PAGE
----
Humanizing Organizational Technology Adoption Decisions: An Integrative Model from the Upper Echelons and Symbolic Action Pers
DescriptionDespite numerous studies on technology adoption behavior at the individual level, the underlying mechanisms of technology adoption at the organizational level are still insufficiently researched. Prior literature has identified several exogenous factors, such as technological, organizational, and environmental factors (i.e., the TOE framework), affecting organizational technology adoption. However, it is still not clear how these exogenous factors can evoke internal organizational responses, which in turn enable technology adoption. Furthermore, most of the prior studies on organizational technology adoption are built on the assumption that organizations adopt a new technology with the purpose of improving performance. This assumption may not be universally true as anecdotal evidence suggests that some organizations simply try to demonstrate symbols which convey meanings beyond functional usage, such as peer recognition and image, through technology adoption behavior. To address these two issues, this proposal draws on the upper echelons theory and symbolic action theory to understand the mediating and moderating mechanisms behind organizational technology adoption decision. Specifically, based on the TOE framework, we uncover the mediating mechanism of upper management disposition or overall attitude towards the technology in question by identifying an endogenous factor (i.e. top management support). We also classify technology adoptions into two categories, namely functional and symbolic adoptions, in order to explain their moderating mechanism. The proposed model attempts to extend the original TOE framework and to enhance its applicability and predictive power. A field survey of organizations will be conducted to test the proposed model and hypotheses.To this end, we have gained consent from the senior management of 30 medium and large companies for their participation in our study as pilot sites. We will use the data collected from these companies to refine our survey instrument. We plan to test the model through a survey of users from 300 firms which are considering whether or not to adopt a new IT system. Data will be analyzed using the Partial Least Square technique. By introducing the upper echelons theory and symbolic action theory into the TOE framework, this study will extend the organizational technology adoption literature by shifting the analytic logic from the structuralist perspective to the behaviorist perspective. This paradigm shift will provide a new perspective for organizational technology adoption research. The proposed study will also generate fresh managerial insights to guide future system implementation efforts.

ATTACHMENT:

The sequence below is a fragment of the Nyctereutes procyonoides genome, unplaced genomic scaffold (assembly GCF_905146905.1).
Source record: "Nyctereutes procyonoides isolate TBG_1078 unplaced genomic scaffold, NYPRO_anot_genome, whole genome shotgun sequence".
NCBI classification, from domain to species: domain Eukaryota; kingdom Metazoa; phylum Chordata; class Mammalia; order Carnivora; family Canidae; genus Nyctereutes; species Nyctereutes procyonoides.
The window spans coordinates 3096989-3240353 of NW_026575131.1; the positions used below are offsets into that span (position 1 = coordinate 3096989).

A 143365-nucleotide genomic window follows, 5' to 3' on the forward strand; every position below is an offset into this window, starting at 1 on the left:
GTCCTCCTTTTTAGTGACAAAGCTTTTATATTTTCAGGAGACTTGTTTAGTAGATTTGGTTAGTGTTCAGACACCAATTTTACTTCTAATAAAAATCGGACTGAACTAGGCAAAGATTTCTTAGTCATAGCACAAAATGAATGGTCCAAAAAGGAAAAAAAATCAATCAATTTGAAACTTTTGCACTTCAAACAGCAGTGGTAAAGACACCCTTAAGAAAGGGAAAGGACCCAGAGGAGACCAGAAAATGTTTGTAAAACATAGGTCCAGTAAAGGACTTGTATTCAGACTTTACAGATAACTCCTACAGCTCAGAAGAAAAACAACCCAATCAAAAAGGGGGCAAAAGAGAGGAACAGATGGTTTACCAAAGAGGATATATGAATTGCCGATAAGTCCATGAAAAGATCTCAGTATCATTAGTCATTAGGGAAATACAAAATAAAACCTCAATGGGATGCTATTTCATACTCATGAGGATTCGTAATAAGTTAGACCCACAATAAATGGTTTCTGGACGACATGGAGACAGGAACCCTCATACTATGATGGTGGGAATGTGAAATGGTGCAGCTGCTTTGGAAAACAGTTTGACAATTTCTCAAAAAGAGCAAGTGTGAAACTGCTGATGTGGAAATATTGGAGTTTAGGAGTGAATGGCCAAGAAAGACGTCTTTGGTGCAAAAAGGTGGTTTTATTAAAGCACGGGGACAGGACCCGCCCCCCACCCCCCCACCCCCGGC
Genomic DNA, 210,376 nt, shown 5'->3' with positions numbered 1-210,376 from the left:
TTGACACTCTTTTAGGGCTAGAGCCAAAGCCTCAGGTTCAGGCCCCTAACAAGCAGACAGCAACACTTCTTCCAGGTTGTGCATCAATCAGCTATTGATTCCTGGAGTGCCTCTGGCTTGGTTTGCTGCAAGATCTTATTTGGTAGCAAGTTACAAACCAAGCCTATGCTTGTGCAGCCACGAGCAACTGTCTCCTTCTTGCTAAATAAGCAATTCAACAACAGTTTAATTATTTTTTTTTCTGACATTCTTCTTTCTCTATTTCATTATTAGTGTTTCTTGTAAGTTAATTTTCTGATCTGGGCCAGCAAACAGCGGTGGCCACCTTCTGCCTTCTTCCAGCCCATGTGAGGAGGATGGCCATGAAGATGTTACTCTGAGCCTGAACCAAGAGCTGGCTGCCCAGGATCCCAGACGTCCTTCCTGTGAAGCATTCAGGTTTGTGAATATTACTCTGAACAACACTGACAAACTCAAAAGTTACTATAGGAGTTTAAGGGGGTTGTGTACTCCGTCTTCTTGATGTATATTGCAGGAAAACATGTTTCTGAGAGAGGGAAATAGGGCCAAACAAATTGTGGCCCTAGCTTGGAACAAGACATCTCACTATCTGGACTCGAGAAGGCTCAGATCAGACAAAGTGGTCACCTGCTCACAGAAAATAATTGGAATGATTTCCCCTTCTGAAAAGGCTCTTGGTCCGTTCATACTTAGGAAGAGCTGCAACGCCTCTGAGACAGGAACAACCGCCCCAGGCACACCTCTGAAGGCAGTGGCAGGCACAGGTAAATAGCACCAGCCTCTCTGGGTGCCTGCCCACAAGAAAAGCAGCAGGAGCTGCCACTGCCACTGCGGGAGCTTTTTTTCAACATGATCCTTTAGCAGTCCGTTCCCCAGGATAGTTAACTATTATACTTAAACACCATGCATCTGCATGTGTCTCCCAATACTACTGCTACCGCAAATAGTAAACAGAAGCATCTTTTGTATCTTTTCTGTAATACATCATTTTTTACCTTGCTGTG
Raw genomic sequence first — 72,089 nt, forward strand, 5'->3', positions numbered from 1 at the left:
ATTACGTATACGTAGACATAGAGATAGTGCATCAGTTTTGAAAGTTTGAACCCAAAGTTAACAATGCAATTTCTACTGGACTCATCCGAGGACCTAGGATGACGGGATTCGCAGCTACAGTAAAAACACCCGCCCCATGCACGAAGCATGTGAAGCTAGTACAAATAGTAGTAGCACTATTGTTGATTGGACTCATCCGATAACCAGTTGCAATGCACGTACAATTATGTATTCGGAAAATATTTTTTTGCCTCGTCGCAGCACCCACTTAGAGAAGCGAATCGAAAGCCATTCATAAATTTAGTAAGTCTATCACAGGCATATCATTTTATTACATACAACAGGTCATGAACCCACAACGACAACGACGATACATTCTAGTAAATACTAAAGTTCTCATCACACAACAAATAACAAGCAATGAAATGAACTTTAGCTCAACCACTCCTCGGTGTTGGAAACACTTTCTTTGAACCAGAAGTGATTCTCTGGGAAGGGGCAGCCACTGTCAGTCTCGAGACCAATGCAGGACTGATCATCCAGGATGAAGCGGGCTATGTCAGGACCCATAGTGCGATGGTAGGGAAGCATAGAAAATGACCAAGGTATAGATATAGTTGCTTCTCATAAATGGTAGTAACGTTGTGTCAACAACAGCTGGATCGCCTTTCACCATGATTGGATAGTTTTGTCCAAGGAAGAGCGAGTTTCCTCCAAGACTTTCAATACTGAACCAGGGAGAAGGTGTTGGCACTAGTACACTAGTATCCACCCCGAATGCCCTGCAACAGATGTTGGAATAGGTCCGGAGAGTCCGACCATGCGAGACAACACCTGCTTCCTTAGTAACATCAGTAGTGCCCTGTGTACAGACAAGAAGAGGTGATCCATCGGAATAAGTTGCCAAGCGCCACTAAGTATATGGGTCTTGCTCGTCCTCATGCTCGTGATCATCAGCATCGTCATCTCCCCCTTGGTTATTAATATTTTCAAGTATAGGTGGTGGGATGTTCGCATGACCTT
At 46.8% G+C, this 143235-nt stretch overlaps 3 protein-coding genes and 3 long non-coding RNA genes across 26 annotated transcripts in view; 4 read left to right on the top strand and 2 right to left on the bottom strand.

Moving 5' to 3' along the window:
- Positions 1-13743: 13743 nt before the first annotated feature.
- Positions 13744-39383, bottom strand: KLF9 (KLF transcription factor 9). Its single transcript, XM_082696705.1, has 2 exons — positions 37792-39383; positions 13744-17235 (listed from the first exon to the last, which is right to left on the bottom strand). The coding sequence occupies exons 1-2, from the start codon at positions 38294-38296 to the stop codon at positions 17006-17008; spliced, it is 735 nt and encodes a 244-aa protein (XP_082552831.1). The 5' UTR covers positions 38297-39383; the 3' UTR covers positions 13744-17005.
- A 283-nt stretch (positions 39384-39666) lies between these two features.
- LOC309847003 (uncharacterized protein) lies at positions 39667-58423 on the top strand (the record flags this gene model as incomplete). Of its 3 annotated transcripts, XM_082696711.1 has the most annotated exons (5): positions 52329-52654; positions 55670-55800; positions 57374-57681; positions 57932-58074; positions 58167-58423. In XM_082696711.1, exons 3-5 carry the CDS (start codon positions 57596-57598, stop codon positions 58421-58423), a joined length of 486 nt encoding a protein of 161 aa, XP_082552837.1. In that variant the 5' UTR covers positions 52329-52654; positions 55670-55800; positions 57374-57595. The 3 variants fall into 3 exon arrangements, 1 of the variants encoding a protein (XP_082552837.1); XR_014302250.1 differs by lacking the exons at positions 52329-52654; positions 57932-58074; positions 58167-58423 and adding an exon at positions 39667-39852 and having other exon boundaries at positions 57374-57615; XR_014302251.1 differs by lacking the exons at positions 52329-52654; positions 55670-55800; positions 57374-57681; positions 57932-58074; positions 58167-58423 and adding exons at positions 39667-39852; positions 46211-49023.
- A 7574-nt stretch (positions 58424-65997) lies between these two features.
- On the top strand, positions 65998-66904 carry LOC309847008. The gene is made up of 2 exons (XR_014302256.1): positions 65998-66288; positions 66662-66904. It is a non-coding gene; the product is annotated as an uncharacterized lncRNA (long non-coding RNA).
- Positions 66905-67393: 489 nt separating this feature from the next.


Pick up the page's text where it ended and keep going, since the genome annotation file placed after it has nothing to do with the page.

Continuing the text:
|Effective start/end date||1/11/14 → 30/04/19|